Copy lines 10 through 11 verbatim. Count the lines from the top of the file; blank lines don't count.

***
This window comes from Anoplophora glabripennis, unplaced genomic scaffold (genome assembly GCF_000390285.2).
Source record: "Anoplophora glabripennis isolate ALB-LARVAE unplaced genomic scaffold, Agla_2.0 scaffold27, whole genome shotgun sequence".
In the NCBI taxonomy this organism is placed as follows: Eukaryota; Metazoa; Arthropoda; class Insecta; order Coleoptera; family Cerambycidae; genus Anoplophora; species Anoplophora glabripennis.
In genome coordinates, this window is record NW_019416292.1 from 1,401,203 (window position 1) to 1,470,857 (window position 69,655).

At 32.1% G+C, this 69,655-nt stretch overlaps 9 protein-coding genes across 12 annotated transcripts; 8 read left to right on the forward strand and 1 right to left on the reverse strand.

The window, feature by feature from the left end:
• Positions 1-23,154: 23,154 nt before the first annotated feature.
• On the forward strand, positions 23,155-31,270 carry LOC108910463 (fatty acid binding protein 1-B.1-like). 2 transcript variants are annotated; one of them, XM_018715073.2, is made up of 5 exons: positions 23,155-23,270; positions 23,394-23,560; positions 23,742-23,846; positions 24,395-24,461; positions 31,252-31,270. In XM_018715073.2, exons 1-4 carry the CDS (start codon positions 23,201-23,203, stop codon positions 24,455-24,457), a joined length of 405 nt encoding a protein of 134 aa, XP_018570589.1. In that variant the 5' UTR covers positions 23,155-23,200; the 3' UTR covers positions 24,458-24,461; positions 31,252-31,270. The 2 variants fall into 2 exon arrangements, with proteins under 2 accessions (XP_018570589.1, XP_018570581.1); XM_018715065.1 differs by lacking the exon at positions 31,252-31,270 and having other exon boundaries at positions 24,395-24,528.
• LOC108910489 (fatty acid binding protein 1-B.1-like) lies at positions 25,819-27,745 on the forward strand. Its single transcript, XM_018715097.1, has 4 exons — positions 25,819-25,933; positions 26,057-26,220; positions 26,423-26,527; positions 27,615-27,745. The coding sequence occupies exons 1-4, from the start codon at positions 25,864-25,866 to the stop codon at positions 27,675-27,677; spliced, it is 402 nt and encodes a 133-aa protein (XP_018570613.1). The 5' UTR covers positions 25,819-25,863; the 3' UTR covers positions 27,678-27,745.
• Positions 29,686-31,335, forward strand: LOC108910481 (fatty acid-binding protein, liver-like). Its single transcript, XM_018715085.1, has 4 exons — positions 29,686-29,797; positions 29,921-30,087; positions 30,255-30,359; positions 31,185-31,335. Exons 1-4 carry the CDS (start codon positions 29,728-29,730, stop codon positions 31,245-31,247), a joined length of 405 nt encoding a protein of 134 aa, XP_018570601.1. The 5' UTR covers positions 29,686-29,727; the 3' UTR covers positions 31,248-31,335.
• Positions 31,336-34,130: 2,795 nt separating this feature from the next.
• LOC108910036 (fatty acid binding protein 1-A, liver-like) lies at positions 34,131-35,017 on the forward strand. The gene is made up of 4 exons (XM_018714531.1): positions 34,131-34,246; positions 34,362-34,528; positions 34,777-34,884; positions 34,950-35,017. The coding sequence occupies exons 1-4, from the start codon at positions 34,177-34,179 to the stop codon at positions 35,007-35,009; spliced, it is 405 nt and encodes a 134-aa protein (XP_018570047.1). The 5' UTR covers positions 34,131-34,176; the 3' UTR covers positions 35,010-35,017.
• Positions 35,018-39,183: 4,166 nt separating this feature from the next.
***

• Positions 29,686-31,335, forward strand: LOC108910481 (fatty acid-binding protein, liver-like). Its single transcript, XM_018715085.1, has 4 exons — positions 29,686-29,797; positions 29,921-30,087; positions 30,255-30,359; positions 31,185-31,335. Exons 1-4 carry the CDS (start codon positions 29,728-29,730, stop codon positions 31,245-31,247), a joined length of 405 nt encoding a protein of 134 aa, XP_018570601.1. The 5' UTR covers positions 29,686-29,727; the 3' UTR covers positions 31,248-31,335.
• Positions 31,336-34,130: 2,795 nt separating this feature from the next.